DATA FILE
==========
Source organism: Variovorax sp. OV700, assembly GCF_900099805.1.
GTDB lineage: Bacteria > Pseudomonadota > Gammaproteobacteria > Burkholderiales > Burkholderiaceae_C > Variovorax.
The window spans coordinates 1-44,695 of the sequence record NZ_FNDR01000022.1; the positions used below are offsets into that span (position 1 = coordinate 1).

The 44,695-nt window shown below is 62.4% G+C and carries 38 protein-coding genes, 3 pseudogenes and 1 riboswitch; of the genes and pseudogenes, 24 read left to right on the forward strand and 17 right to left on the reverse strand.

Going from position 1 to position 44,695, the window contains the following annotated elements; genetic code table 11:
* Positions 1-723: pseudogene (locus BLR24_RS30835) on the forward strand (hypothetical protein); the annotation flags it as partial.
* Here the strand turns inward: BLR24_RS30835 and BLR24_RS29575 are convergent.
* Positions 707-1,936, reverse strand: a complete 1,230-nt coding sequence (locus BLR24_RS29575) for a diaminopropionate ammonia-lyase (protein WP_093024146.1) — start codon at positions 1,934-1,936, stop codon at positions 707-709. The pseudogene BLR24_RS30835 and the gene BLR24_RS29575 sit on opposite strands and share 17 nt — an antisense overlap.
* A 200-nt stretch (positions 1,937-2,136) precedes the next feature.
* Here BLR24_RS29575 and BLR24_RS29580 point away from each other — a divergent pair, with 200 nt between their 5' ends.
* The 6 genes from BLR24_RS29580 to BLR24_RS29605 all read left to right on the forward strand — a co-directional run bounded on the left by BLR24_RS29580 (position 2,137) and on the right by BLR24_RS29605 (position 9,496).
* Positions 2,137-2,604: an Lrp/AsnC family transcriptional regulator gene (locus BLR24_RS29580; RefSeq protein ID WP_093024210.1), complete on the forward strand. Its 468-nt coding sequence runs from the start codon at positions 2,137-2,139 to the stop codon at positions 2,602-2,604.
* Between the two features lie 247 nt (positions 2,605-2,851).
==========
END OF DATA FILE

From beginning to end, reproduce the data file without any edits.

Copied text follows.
Source organism: Variovorax sp. OV700, assembly GCF_900099805.1.
GTDB lineage: Bacteria > Pseudomonadota > Gammaproteobacteria > Burkholderiales > Burkholderiaceae_C > Variovorax.
The window spans coordinates 1-44,695 of the sequence record NZ_FNDR01000022.1; the positions used below are offsets into that span (position 1 = coordinate 1).

The 44,695-nt window shown below is 62.4% G+C and carries 38 protein-coding genes, 3 pseudogenes and 1 riboswitch; of the genes and pseudogenes, 24 read left to right on the forward strand and 17 right to left on the reverse strand.

Going from position 1 to position 44,695, the window contains the following annotated elements; genetic code table 11:
* Positions 1-723: pseudogene (locus BLR24_RS30835) on the forward strand (hypothetical protein); the annotation flags it as partial.
* Here the strand turns inward: BLR24_RS30835 and BLR24_RS29575 are convergent.
* Positions 707-1,936, reverse strand: a complete 1,230-nt coding sequence (locus BLR24_RS29575) for a diaminopropionate ammonia-lyase (protein WP_093024146.1) — start codon at positions 1,934-1,936, stop codon at positions 707-709. The pseudogene BLR24_RS30835 and the gene BLR24_RS29575 sit on opposite strands and share 17 nt — an antisense overlap.
* A 200-nt stretch (positions 1,937-2,136) precedes the next feature.
* Here BLR24_RS29575 and BLR24_RS29580 point away from each other — a divergent pair, with 200 nt between their 5' ends.
* The 6 genes from BLR24_RS29580 to BLR24_RS29605 all read left to right on the forward strand — a co-directional run bounded on the left by BLR24_RS29580 (position 2,137) and on the right by BLR24_RS29605 (position 9,496).
* Positions 2,137-2,604: an Lrp/AsnC family transcriptional regulator gene (locus BLR24_RS29580; RefSeq protein ID WP_093024210.1), complete on the forward strand. Its 468-nt coding sequence runs from the start codon at positions 2,137-2,139 to the stop codon at positions 2,602-2,604.
* Between the two features lie 247 nt (positions 2,605-2,851).